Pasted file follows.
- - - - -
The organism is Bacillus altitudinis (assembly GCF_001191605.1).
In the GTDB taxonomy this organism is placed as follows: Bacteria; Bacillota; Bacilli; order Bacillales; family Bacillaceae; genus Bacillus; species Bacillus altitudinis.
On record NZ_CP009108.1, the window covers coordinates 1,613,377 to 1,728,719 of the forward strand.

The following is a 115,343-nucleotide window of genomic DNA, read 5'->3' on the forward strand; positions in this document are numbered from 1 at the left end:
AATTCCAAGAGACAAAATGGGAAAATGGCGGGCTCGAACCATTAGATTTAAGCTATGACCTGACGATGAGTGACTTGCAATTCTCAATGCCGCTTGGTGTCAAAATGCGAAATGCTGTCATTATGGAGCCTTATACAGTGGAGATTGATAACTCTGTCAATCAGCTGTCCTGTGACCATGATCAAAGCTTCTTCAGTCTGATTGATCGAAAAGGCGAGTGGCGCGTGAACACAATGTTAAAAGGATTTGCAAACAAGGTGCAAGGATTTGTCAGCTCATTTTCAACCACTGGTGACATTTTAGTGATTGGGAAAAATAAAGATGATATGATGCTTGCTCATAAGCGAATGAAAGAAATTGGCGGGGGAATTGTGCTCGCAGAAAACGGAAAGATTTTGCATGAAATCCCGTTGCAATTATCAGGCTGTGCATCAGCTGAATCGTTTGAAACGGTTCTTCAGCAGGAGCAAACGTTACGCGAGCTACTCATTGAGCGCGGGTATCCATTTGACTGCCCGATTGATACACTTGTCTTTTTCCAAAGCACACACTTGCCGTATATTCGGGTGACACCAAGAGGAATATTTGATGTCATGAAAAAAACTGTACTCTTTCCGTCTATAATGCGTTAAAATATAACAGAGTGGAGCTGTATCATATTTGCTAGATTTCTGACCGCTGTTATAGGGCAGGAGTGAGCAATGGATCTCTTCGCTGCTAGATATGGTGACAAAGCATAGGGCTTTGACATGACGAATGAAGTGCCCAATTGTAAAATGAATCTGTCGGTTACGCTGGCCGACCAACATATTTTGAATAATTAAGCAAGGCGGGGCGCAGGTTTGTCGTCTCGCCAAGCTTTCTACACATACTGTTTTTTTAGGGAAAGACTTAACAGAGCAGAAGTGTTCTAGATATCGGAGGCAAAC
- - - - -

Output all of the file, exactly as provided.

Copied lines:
The organism is Bacillus altitudinis (assembly GCF_001191605.1).
In the GTDB taxonomy this organism is placed as follows: Bacteria; Bacillota; Bacilli; order Bacillales; family Bacillaceae; genus Bacillus; species Bacillus altitudinis.
On record NZ_CP009108.1, the window covers coordinates 1,613,377 to 1,728,719 of the forward strand.

The following is a 115,343-nucleotide window of genomic DNA, read 5'->3' on the forward strand; positions in this document are numbered from 1 at the left end:
AATTCCAAGAGACAAAATGGGAAAATGGCGGGCTCGAACCATTAGATTTAAGCTATGACCTGACGATGAGTGACTTGCAATTCTCAATGCCGCTTGGTGTCAAAATGCGAAATGCTGTCATTATGGAGCCTTATACAGTGGAGATTGATAACTCTGTCAATCAGCTGTCCTGTGACCATGATCAAAGCTTCTTCAGTCTGATTGATCGAAAAGGCGAGTGGCGCGTGAACACAATGTTAAAAGGATTTGCAAACAAGGTGCAAGGATTTGTCAGCTCATTTTCAACCACTGGTGACATTTTAGTGATTGGGAAAAATAAAGATGATATGATGCTTGCTCATAAGCGAATGAAAGAAATTGGCGGGGGAATTGTGCTCGCAGAAAACGGAAAGATTTTGCATGAAATCCCGTTGCAATTATCAGGCTGTGCATCAGCTGAATCGTTTGAAACGGTTCTTCAGCAGGAGCAAACGTTACGCGAGCTACTCATTGAGCGCGGGTATCCATTTGACTGCCCGATTGATACACTTGTCTTTTTCCAAAGCACACACTTGCCGTATATTCGGGTGACACCAAGAGGAATATTTGATGTCATGAAAAAAACTGTACTCTTTCCGTCTATAATGCGTTAAAATATAACAGAGTGGAGCTGTATCATATTTGCTAGATTTCTGACCGCTGTTATAGGGCAGGAGTGAGCAATGGATCTCTTCGCTGCTAGATATGGTGACAAAGCATAGGGCTTTGACATGACGAATGAAGTGCCCAATTGTAAAATGAATCTGTCGGTTACGCTGGCCGACCAACATATTTTGAATAATTAAGCAAGGCGGGGCGCAGGTTTGTCGTCTCGCCAAGCTTTCTACACATACTGTTTTTTTAGGGAAAGACTTAACAGAGCAGAAGTGTTCTAGATATCGGAGGCAAAC